Dennis Schermerhorn

Surf’s up for this recovering shoulder surgery patient!

Think about surfing, and Wisconsin waters probably do not come to mind. But Dennis Schermerhorn, of Sturgeon Bay, said he is actually one of many people who surf Lake Michigan.

While he loves surfing and other sports, he also associates them (as well as work-related activities over the years) with his badly torn rotator cuffs. He had shoulder surgery (on his right side) by Dr. Steven Davis, an orthopedic surgeon, in September 2007 at Door County Memorial Hospital/Ministry Health Care.

He was pursuing his beloved sport when the need for surgery on the left side in September 2009 became apparent. “I was surfing and made the final tear in my shoulder which was extremely painful. And I knew I had to do something,” said Schermerhorn, 55.

What he did was see Dr. Davis—again. For Schermerhorn, the decision to return to Davis was easy. He mentioned that he’s very impressed with the doctor and delighted with the care he received from DCMH/MHC’s nurses, surgery team and Rehab Services. Today, he is able to move with ease, lift items over his head and pursue sports.

“It was the best surgical experience, and I not only had it once but I had it done twice (both shoulders)” he said. “I can surf and ski. I can do things pain-free. Everything,” said Schermerhorn, who recommends Davis to other people in need of shoulder surgery. Schermerhorn initially was referred to Davis by his primary care physician, Dr. Phillip Arnold of North Shore Medical Clinic.

“Everybody thinks when they hear rotator cuff surgery that they have to go to Green Bay, but we have one of the ‘big guns’ in the area here—Dr. Davis,” Schermerhorn said.

Schermerhorn said Davis performed two different types of surgeries on his shoulders: the right side was a mini-open repair with arthroscopy. The surgeon makes an incision smaller than that in an open repair and also uses arthroscopy to see the tear and assess and treat damages within the joint, according to the American Academy of Orthopaedic Surgeons (AAOS).

The second and most recent procedure in September was an arthroscopic repair of the rotator cuff on the left side. This technique uses multiple small incisions and arthroscopic technology to visualize and repair the rotator cuff, AAOS explained.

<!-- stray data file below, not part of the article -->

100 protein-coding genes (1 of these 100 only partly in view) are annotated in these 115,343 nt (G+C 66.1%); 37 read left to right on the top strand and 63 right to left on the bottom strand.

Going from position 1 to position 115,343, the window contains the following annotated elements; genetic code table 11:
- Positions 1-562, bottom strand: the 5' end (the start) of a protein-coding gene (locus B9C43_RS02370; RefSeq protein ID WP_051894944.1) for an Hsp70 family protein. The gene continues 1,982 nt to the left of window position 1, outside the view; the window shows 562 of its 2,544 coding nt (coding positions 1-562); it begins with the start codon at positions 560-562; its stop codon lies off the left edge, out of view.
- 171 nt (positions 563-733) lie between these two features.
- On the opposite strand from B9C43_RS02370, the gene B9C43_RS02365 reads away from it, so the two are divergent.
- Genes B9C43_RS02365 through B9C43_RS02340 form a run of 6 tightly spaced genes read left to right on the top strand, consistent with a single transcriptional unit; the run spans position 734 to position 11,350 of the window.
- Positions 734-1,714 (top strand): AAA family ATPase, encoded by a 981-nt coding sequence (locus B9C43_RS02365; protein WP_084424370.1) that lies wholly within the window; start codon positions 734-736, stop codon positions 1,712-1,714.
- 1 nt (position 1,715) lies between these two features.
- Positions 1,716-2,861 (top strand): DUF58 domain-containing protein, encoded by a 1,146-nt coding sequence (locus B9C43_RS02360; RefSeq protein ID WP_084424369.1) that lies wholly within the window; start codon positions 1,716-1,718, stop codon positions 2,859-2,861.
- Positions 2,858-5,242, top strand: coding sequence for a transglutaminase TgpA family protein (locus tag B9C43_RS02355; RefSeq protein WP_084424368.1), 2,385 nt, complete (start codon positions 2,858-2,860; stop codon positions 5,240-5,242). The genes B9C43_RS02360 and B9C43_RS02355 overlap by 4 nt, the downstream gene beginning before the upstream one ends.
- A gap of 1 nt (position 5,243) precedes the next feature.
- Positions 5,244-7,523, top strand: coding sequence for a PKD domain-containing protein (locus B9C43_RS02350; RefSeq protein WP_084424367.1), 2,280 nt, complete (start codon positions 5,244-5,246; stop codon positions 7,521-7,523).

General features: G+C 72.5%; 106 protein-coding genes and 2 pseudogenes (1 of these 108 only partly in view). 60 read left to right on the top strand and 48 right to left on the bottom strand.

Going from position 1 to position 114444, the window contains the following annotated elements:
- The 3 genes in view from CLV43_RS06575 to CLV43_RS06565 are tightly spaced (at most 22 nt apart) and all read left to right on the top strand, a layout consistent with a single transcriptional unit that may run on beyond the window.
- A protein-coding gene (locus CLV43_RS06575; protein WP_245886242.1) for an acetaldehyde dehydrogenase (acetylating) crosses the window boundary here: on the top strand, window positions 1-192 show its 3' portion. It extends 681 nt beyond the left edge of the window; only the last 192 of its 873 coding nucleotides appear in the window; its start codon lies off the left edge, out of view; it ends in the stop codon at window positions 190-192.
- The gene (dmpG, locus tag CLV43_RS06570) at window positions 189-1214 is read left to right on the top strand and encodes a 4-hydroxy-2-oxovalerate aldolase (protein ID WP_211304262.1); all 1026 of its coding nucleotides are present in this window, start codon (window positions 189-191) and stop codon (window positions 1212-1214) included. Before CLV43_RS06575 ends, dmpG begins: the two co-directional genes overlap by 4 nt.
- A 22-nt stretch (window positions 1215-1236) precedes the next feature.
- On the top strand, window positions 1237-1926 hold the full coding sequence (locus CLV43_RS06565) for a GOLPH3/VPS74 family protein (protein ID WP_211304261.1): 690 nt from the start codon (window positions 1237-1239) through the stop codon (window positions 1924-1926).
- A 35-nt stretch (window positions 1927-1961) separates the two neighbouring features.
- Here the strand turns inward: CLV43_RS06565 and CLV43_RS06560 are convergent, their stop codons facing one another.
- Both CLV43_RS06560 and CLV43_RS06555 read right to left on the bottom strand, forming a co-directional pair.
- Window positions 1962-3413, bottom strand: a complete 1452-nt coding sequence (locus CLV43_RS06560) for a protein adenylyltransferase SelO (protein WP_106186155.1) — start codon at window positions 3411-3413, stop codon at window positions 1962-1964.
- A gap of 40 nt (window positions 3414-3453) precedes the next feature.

The rotator cuff is a group of four muscles that surround the ball of the shoulder joint. The muscles provide rotation, elevate the arm and give stability to the shoulder joint. Pain, loss of motion and weakness may occur when one of the rotator cuff tendons tear; the tendons generally tear off at their insertion onto the humeral head or ball of the shoulder joint, AAOS said.

“I had a final tear from the ball, and that’s what did it on the left side. And it put me in the last level—the last bit of muscle tissue was being torn,” Schermerhorn said of his left shoulder.

He said the recovery time was about the same as his first procedure, but there was less pain associated with the most recent arthroscopic surgery.

“Dr. Davis is extremely competent and concerned about making things right.

He is clear and he doesn’t try to do what he can’t do. He felt comfortable doing the surgery, and I said, ‘let’s go with it,’” Schermerhorm said.

“And the other thing is the great care I got from Door County Memorial—from the nursing staff to surgical staff. And another good aspect is the physical rehab”. Rehab Services therapists discern their patients’ goals. For people recovering from shoulder surgery, for example, the priorities are usually regaining full range of motion and decreasing pain, according to Bill Herbst, physical therapist and athletic trainer. “And after that, we work on strengthening the shoulder and getting them back to specific functional activities that they want to perform in their job and in the house. And if they are involved in activities—whether it’s golf or basketball or tennis--we focus on what they need to do to participate,” Herbst said.

In early sessions, patients may be laying down as therapists stretch their shoulders. Later, patients may work on pulleys or other machines that help them to develop a range of motion with the arm. Eventually, in a strengthening phase, resistance bands, weighted pulleys or dumbbells are employed. “We supervise them and help them progress when it’s appropriate and make corrections if their technique is incorrect and give them feedback,” Herbst said.

Schermerhorn said he saw the staff at Rehab Services twice a week for about five weeks. He worked to stretch resistance bands with his arms overhead and progressed to lifting free weights over his head. “You are trying to build muscle strength back up. The left side is taking longer, because of the nature of the tear. Dr. Davis told me it was the worst he ever did surgery on,” Schermerhorn said. ”And my right shoulder is that of a 25-year-old. It was a great experience, an overall great experience.”

To make an appointment with Dr. Steven Davis, orthopedic surgeon, call North Shore Medical Clinic, 800/522-8919 or 920/746-0510 or visit dcmh.org.

 

 
 
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